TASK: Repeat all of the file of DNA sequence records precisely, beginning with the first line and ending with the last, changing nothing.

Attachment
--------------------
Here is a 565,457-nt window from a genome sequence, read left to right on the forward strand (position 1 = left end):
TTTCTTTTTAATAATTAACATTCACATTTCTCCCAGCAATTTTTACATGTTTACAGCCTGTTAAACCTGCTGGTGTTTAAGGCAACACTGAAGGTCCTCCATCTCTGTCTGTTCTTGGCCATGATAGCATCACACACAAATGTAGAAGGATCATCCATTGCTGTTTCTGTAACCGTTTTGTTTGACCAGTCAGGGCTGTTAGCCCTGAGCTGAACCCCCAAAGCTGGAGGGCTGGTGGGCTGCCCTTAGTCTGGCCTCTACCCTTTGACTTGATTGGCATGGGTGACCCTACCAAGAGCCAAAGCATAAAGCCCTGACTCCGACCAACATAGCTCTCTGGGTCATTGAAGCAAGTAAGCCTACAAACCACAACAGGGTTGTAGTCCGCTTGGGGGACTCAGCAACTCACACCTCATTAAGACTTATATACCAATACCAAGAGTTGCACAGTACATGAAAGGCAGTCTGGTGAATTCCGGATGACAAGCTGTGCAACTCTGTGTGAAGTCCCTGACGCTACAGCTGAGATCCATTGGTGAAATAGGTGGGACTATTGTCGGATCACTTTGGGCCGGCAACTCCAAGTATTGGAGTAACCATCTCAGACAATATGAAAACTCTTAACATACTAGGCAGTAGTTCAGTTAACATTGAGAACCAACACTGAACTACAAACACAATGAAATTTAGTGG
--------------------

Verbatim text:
Here is a 565,457-nt window from a genome sequence, read left to right on the forward strand (position 1 = left end):
TTTCTTTTTAATAATTAACATTCACATTTCTCCCAGCAATTTTTACATGTTTACAGCCTGTTAAACCTGCTGGTGTTTAAGGCAACACTGAAGGTCCTCCATCTCTGTCTGTTCTTGGCCATGATAGCATCACACACAAATGTAGAAGGATCATCCATTGCTGTTTCTGTAACCGTTTTGTTTGACCAGTCAGGGCTGTTAGCCCTGAGCTGAACCCCCAAAGCTGGAGGGCTGGTGGGCTGCCCTTAGTCTGGCCTCTACCCTTTGACTTGATTGGCATGGGTGACCCTACCAAGAGCCAAAGCATAAAGCCCTGACTCCGACCAACATAGCTCTCTGGGTCATTGAAGCAAGTAAGCCTACAAACCACAACAGGGTTGTAGTCCGCTTGGGGGACTCAGCAACTCACACCTCATTAAGACTTATATACCAATACCAAGAGTTGCACAGTACATGAAAGGCAGTCTGGTGAATTCCGGATGACAAGCTGTGCAACTCTGTGTGAAGTCCCTGACGCTACAGCTGAGATCCATTGGTGAAATAGGTGGGACTATTGTCGGATCACTTTGGGCCGGCAACTCCAAGTATTGGAGTAACCATCTCAGACAATATGAAAACTCTTAACATACTAGGCAGTAGTTCAGTTAACATTGAGAACCAACACTGAACTACAAACACAATGAAATTTAGTGG